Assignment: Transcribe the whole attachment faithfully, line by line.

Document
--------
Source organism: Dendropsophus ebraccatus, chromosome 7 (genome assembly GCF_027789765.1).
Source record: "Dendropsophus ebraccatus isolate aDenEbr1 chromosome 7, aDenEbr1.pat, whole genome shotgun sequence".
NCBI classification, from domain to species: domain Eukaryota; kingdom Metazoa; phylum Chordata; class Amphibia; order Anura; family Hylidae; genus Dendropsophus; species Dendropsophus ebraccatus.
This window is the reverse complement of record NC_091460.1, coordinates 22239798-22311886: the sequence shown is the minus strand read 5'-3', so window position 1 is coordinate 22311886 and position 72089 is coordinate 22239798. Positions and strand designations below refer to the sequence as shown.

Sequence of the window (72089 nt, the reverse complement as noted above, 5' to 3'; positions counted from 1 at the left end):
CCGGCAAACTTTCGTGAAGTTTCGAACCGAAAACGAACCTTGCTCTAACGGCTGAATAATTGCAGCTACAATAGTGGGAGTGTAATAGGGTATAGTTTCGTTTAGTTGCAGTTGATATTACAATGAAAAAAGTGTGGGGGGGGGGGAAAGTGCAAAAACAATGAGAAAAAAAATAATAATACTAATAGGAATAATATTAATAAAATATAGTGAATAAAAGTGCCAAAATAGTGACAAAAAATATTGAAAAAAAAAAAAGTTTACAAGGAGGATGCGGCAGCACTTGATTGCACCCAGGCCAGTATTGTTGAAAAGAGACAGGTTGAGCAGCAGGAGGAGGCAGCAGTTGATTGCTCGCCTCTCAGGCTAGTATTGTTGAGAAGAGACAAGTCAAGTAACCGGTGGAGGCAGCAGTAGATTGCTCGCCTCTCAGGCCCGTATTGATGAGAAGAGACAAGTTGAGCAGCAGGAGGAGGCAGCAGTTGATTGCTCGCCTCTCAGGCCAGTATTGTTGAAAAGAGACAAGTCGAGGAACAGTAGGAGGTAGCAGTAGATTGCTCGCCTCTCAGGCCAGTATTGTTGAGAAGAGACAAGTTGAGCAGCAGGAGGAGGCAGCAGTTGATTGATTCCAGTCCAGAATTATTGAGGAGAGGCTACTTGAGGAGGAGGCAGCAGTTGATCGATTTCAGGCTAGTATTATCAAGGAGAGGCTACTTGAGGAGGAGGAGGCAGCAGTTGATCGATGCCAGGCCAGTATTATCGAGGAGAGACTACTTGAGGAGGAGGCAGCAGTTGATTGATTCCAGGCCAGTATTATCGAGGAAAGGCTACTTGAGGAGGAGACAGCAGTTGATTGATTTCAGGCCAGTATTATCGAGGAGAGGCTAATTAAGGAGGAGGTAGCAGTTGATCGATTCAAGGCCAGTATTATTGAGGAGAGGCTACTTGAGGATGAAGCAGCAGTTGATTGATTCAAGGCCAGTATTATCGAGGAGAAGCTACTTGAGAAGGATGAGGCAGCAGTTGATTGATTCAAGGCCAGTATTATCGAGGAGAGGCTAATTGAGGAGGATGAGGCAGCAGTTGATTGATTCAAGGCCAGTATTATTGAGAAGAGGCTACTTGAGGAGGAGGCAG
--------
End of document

Source organism: Dendropsophus ebraccatus, chromosome 7 (genome assembly GCF_027789765.1).
Source record: "Dendropsophus ebraccatus isolate aDenEbr1 chromosome 7, aDenEbr1.pat, whole genome shotgun sequence".
NCBI classification, from domain to species: domain Eukaryota; kingdom Metazoa; phylum Chordata; class Amphibia; order Anura; family Hylidae; genus Dendropsophus; species Dendropsophus ebraccatus.
This window is the reverse complement of record NC_091460.1, coordinates 22239798-22311886: the sequence shown is the minus strand read 5'-3', so window position 1 is coordinate 22311886 and position 72089 is coordinate 22239798. Positions and strand designations below refer to the sequence as shown.

Sequence of the window (72089 nt, the reverse complement as noted above, 5' to 3'; positions counted from 1 at the left end):
CCGGCAAACTTTCGTGAAGTTTCGAACCGAAAACGAACCTTGCTCTAACGGCTGAATAATTGCAGCTACAATAGTGGGAGTGTAATAGGGTATAGTTTCGTTTAGTTGCAGTTGATATTACAATGAAAAAAGTGTGGGGGGGGGGGAAAGTGCAAAAACAATGAGAAAAAAAATAATAATACTAATAGGAATAATATTAATAAAATATAGTGAATAAAAGTGCCAAAATAGTGACAAAAAATATTGAAAAAAAAAAAAGTTTACAAGGAGGATGCGGCAGCACTTGATTGCACCCAGGCCAGTATTGTTGAAAAGAGACAGGTTGAGCAGCAGGAGGAGGCAGCAGTTGATTGCTCGCCTCTCAGGCTAGTATTGTTGAGAAGAGACAAGTCAAGTAACCGGTGGAGGCAGCAGTAGATTGCTCGCCTCTCAGGCCCGTATTGATGAGAAGAGACAAGTTGAGCAGCAGGAGGAGGCAGCAGTTGATTGCTCGCCTCTCAGGCCAGTATTGTTGAAAAGAGACAAGTCGAGGAACAGTAGGAGGTAGCAGTAGATTGCTCGCCTCTCAGGCCAGTATTGTTGAGAAGAGACAAGTTGAGCAGCAGGAGGAGGCAGCAGTTGATTGATTCCAGTCCAGAATTATTGAGGAGAGGCTACTTGAGGAGGAGGCAGCAGTTGATCGATTTCAGGCTAGTATTATCAAGGAGAGGCTACTTGAGGAGGAGGAGGCAGCAGTTGATCGATGCCAGGCCAGTATTATCGAGGAGAGACTACTTGAGGAGGAGGCAGCAGTTGATTGATTCCAGGCCAGTATTATCGAGGAAAGGCTACTTGAGGAGGAGACAGCAGTTGATTGATTTCAGGCCAGTATTATCGAGGAGAGGCTAATTAAGGAGGAGGTAGCAGTTGATCGATTCAAGGCCAGTATTATTGAGGAGAGGCTACTTGAGGATGAAGCAGCAGTTGATTGATTCAAGGCCAGTATTATCGAGGAGAAGCTACTTGAGAAGGATGAGGCAGCAGTTGATTGATTCAAGGCCAGTATTATCGAGGAGAGGCTAATTGAGGAGGATGAGGCAGCAGTTGATTGATTCAAGGCCAGTATTATTGAGAAGAGGCTACTTGAGGAGGAGGCAG